Young Iowa farmers learning lay of the land

Many now turning to agriculture have never lived on a farm

Alyssa Dunn moves a bale ring Thursday while feeding cows at her family's farm near Anamosa. The chapter of the National Young Farmers Coalition she leads is fairly new but the group has a lobbyist in Washington. “It kind of gives the younger generation of farmers in Iowa a bigger voice, a voice on a more national stage,” Dunn said. (Liz Martin/The Gazette)
Alyssa Dunn cuts free haylage Thursday while feeding cows at her family’s farm near Anamosa. Her parents purchased the farm in 2011, and Dunn manages the 70-head operation. After graduating from college, she studied beef science management program at Kirkwood Community College. She serves as president of the new Eastern Iowa Young Farmers Coalition. (Liz Martin/The Gazette)
Cows gather Thursday on the farm owned by Alyssa Dunn’s family near Anamosa. “We know kind of the barriers to farming and how hard this life is and we’ve chosen to do it anyway,” said Dunn, 28. (Liz Martin/The Gazette)
Alyssa Dunn backs the tractor out of the garage Thursday to feed cows at her family’s farm near Anamosa. The 28-year-old manages the 70-head operation on her family’s farm. (Liz Martin/The Gazette)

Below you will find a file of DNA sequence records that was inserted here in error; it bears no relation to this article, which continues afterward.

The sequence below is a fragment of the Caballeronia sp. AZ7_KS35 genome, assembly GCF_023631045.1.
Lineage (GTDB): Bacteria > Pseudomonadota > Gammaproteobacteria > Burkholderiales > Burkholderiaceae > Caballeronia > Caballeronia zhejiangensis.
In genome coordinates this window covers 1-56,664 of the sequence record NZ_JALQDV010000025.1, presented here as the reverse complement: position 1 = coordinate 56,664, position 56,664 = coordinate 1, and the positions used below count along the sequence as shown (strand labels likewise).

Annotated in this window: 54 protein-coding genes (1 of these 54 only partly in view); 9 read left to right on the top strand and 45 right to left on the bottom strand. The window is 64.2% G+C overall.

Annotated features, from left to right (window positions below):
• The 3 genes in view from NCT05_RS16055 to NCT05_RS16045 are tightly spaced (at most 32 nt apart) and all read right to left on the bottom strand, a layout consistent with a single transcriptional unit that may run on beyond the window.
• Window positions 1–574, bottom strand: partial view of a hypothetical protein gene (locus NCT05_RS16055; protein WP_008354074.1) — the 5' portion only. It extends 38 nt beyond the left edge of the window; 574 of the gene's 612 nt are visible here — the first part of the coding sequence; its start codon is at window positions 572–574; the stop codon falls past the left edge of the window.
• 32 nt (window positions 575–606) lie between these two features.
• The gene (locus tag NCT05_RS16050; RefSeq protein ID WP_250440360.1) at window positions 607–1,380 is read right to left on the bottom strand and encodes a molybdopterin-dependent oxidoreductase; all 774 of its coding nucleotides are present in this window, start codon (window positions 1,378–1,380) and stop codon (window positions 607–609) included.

Alyssa Dunn of Fairview calls out to cows Thursday as she carries haylage on a tractor to feed them at her family’s farm near Anamosa. (Liz Martin/The Gazette)
Cows on the farm owned by Alyssa Dunn’s family outside Springville on Thursday, Feb. 22, 2018. Dunn’s parents bought the farm in 2011, and Dunn manages the 70-head operation. (Liz Martin/The Gazette)
Kate Edwards tends to vegetables on her land just north of Iowa City called Wild Woods Farm. Her vegetables are organic and part of a CSA or community-supported agriculture, subscription. (Audra Mulkern/The Female Farmer Project).
Kate Edwards of Wild Woods Farm just north of Iowa City stands among her organic vegetables. Edwards, 31, is one of the young farmers who discuss their troubles in a new documentary called “Farmers for America.” (Audra Mulkern/The Female Farmer Project).

IOWA CITY — One day while walking to work as an engineering consultant in the Twin Cities of Minnesota, Kate Edwards wished for a moment she was walking to a barn instead.

While Edwards, 31, didn’t grow up on farm, she always had a desire to get into agriculture, thanks to visiting her grandparents’ farm in Monticello as a child.

Flash forward from that Minnesota moment in the fall of 2009. Today, Edwards runs Wild Woods Farm, a community-supported agriculture vegetable farm 2 miles north of Iowa City.

While thinking about getting into the industry, she called her grandmother to talk about it.